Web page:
A Democratic win in November? Let the pre-spin begin

The Washington Times explains why it wouldn't mean much anyway.

Published October 19, 2006 2:20PM (EDT)

A sure sign that the Republicans are nervous about November: The Washington Times is up with a story explaining why a Democratic takeover in the House really wouldn't mean anything anyway.

"If the Democrats win, it will have all the elements of a Forrest Gump victory -- in other words, things swirling around them over which they were barely aware," the Times quotes pollster John Zogby as saying. "There will not be a proactive agenda that wins this for them. I don't know if the electorate sees the Democrats as having an alternative to the Bush plan. They've put it out, but the party's leadership hasn't led with it."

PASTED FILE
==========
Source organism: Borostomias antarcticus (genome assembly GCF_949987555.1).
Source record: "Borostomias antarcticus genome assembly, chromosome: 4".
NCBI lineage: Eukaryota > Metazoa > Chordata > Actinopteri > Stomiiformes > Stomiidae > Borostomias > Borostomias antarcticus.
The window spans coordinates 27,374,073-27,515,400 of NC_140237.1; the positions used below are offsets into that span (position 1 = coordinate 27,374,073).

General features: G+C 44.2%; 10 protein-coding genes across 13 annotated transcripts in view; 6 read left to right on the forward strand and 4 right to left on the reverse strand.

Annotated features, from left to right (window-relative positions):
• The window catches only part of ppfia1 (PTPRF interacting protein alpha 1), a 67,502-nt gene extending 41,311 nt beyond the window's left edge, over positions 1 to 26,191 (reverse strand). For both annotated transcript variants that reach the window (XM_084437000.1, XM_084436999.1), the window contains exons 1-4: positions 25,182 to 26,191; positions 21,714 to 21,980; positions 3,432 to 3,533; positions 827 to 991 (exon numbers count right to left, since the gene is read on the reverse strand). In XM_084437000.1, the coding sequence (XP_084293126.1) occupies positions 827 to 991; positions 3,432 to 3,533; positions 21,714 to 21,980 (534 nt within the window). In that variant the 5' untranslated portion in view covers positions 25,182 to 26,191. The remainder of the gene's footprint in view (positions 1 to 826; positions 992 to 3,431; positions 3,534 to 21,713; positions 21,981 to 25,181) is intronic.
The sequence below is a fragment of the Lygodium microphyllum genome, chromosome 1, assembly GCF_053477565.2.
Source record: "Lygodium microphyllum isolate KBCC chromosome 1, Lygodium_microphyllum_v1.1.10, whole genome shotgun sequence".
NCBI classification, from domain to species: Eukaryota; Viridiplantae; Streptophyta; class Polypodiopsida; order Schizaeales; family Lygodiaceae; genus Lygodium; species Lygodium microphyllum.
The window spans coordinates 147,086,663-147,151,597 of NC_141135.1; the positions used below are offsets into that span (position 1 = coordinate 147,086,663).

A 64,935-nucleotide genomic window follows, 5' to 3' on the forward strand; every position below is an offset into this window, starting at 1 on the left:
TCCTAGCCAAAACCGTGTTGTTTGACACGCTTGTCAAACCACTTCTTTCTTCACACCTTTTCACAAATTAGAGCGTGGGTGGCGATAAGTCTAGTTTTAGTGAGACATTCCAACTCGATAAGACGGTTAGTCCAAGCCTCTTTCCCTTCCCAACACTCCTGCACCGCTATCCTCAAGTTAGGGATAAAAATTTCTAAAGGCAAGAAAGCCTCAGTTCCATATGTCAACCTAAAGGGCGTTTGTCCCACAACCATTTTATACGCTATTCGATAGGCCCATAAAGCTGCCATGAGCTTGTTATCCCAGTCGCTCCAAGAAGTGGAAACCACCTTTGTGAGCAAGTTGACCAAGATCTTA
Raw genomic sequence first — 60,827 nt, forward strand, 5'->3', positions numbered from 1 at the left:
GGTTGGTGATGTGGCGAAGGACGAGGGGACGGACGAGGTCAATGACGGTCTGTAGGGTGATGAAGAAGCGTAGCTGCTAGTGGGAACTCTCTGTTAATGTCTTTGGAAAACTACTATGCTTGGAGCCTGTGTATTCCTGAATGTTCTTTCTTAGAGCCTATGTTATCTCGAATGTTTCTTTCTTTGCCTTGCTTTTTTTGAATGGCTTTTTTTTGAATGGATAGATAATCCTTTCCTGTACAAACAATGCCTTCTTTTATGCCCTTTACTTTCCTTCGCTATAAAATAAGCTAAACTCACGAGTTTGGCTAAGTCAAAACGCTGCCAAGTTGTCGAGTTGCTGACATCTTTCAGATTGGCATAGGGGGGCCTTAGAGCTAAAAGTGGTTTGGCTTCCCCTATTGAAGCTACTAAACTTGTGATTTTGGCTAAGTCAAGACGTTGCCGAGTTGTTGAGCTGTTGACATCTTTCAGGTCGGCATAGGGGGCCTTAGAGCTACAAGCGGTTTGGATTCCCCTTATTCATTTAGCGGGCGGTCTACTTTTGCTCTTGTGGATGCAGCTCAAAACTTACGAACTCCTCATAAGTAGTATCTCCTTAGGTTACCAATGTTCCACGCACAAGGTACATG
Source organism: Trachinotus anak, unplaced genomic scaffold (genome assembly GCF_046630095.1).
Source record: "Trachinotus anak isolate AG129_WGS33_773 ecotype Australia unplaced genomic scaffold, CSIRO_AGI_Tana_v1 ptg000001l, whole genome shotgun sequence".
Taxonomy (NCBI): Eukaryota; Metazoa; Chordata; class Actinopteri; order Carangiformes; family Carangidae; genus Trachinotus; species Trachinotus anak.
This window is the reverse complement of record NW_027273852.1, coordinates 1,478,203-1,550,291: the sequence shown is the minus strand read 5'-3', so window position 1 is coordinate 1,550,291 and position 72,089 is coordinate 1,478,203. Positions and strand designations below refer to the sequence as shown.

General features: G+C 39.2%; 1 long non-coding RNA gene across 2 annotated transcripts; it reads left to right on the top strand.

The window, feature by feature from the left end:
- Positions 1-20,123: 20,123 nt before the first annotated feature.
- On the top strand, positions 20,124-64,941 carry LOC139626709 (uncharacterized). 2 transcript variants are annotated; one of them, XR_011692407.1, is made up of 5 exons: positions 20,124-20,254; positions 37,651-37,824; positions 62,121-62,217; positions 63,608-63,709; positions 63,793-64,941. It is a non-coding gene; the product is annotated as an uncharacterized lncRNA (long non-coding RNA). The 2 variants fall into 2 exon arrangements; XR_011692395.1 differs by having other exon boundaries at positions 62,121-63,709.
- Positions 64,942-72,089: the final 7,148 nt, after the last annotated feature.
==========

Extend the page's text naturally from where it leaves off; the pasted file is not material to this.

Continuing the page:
The Times says a Democratic victory would "stand in contrast to the 1994 congressional sweep by Republicans who ran on their comprehensive, highly detailed 'Contract With America,' giving them a more-sweeping mandate than is likely for the Democrats."

The Times has a point here, but maybe only half of one. If voters send the Republicans packing next month, we'll submit that their decision will have had much more to do with their unhappiness with the GOP -- with the Foley scandal, with the war in Iraq, with the economy -- than with any excitement they feel for the Democrats' agenda, whatever it may be. Which is to say, it will actually be a lot like 1994 in reverse: In polls taken in the run-up to the 1994 elections, voters expressed widespread disapproval of Congress, but only 31 percent of them had even heard of the "Contract With America."

By Tim Grieve

Tim Grieve is a senior writer and the author of Salon's War Room blog.

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